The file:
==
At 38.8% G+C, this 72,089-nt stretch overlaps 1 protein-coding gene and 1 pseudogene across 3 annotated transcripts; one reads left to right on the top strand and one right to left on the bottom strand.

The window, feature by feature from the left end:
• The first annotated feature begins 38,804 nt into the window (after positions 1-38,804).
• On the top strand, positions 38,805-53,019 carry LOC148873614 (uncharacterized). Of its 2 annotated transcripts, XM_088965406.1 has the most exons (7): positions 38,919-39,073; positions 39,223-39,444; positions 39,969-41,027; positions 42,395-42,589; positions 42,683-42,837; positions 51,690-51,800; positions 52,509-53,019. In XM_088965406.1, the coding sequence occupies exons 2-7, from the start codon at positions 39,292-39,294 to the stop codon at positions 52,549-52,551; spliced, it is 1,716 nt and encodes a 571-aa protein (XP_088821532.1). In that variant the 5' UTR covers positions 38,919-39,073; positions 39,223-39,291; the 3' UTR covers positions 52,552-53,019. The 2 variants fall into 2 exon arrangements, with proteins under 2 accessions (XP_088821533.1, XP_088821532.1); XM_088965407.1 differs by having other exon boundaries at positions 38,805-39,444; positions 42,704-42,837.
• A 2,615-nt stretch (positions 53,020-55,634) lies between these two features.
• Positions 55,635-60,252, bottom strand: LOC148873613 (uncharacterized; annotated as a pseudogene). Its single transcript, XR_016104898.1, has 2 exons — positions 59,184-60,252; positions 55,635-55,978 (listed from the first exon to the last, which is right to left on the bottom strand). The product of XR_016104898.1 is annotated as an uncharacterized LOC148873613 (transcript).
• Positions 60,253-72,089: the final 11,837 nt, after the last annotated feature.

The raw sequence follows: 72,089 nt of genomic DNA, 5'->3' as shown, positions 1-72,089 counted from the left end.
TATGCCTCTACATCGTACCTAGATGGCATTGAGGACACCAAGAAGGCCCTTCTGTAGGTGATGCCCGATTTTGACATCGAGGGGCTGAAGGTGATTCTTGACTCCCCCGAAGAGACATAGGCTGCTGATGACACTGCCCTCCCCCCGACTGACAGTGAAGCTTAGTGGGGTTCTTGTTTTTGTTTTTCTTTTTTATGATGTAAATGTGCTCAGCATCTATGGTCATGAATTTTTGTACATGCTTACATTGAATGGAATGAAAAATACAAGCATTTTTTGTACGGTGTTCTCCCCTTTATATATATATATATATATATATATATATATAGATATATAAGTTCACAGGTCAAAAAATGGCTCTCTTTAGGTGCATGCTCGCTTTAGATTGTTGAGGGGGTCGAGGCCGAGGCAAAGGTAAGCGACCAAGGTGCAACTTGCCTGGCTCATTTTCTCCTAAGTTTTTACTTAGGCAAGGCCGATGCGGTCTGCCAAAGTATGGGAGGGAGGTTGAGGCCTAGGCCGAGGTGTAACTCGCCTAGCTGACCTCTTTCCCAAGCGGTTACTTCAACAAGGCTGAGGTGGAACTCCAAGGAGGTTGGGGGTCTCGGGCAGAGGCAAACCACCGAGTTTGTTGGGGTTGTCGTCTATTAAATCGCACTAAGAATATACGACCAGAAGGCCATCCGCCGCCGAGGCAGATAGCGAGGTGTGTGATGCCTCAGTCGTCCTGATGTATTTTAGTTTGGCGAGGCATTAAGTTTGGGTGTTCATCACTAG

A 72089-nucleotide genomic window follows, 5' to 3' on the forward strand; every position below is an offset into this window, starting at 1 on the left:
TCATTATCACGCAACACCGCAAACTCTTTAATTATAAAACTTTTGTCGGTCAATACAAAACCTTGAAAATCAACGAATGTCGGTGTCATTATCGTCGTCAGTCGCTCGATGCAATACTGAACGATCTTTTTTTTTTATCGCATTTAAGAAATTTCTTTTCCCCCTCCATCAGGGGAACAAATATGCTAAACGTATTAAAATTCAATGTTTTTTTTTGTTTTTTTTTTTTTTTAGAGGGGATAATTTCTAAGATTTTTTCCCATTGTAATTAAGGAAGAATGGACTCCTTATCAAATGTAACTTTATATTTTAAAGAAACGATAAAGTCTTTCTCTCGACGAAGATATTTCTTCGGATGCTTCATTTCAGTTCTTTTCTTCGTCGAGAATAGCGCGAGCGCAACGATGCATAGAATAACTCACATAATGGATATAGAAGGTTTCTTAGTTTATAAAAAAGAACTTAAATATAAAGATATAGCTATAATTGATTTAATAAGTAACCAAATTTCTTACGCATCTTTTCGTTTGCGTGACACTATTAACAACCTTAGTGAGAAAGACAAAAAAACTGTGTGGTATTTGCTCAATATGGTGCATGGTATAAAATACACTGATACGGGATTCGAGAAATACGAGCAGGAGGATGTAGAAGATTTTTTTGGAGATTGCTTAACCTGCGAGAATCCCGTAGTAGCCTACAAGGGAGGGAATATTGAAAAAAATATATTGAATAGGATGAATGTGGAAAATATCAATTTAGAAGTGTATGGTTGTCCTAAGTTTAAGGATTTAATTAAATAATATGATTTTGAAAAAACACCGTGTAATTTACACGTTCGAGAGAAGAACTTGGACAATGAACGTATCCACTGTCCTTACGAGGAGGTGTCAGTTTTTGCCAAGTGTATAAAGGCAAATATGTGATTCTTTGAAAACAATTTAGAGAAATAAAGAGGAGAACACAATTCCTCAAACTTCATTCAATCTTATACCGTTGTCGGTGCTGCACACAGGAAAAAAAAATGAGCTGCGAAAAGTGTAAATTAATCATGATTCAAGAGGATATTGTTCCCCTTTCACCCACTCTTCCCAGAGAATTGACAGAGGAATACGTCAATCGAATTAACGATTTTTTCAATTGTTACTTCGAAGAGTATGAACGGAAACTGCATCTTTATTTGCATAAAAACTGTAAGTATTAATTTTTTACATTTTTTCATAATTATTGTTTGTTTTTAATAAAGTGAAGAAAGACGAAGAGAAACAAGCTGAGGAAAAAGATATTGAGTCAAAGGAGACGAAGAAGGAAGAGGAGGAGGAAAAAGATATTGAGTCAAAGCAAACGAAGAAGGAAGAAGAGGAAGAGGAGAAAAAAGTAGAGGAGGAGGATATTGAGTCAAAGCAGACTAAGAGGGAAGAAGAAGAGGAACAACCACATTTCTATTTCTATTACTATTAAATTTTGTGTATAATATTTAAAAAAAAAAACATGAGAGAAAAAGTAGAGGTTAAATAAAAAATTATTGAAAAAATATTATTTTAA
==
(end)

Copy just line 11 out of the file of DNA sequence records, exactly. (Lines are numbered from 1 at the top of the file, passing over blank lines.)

TCATTATCACGCAACACCGCAAACTCTTTAATTATAAAACTTTTGTCGGTCAATACAAAACCTTGAAAATCAACGAATGTCGGTGTCATTATCGTCGTCAGTCGCTCGATGCAATACTGAACGATCTTTTTTTTTTATCGCATTTAAGAAATTTCTTTTCCCCCTCCATCAGGGGAACAAATATGCTAAACGTATTAAAATTCAATGTTTTTTTTTGTTTTTTTTTTTTTTTAGAGGGGATAATTTCTAAGATTTTTTCCCATTGTAATTAAGGAAGAATGGACTCCTTATCAAATGTAACTTTATATTTTAAAGAAACGATAAAGTCTTTCTCTCGACGAAGATATTTCTTCGGATGCTTCATTTCAGTTCTTTTCTTCGTCGAGAATAGCGCGAGCGCAACGATGCATAGAATAACTCACATAATGGATATAGAAGGTTTCTTAGTTTATAAAAAAGAACTTAAATATAAAGATATAGCTATAATTGATTTAATAAGTAACCAAATTTCTTACGCATCTTTTCGTTTGCGTGACACTATTAACAACCTTAGTGAGAAAGACAAAAAAACTGTGTGGTATTTGCTCAATATGGTGCATGGTATAAAATACACTGATACGGGATTCGAGAAATACGAGCAGGAGGATGTAGAAGATTTTTTTGGAGATTGCTTAACCTGCGAGAATCCCGTAGTAGCCTACAAGGGAGGGAATATTGAAAAAAATATATTGAATAGGATGAATGTGGAAAATATCAATTTAGAAGTGTATGGTTGTCCTAAGTTTAAGGATTTAATTAAATAATATGATTTTGAAAAAACACCGTGTAATTTACACGTTCGAGAGAAGAACTTGGACAATGAACGTATCCACTGTCCTTACGAGGAGGTGTCAGTTTTTGCCAAGTGTATAAAGGCAAATATGTGATTCTTTGAAAACAATTTAGAGAAATAAAGAGGAGAACACAATTCCTCAAACTTCATTCAATCTTATACCGTTGTCGGTGCTGCACACAGGAAAAAAAAATGAGCTGCGAAAAGTGTAAATTAATCATGATTCAAGAGGATATTGTTCCCCTTTCACCCACTCTTCCCAGAGAATTGACAGAGGAATACGTCAATCGAATTAACGATTTTTTCAATTGTTACTTCGAAGAGTATGAACGGAAACTGCATCTTTATTTGCATAAAAACTGTAAGTATTAATTTTTTACATTTTTTCATAATTATTGTTTGTTTTTAATAAAGTGAAGAAAGACGAAGAGAAACAAGCTGAGGAAAAAGATATTGAGTCAAAGGAGACGAAGAAGGAAGAGGAGGAGGAAAAAGATATTGAGTCAAAGCAAACGAAGAAGGAAGAAGAGGAAGAGGAGAAAAAAGTAGAGGAGGAGGATATTGAGTCAAAGCAGACTAAGAGGGAAGAAGAAGAGGAACAACCACATTTCTATTTCTATTACTATTAAATTTTGTGTATAATATTTAAAAAAAAAAACATGAGAGAAAAAGTAGAGGTTAAATAAAAAATTATTGAAAAAATATTATTTTAA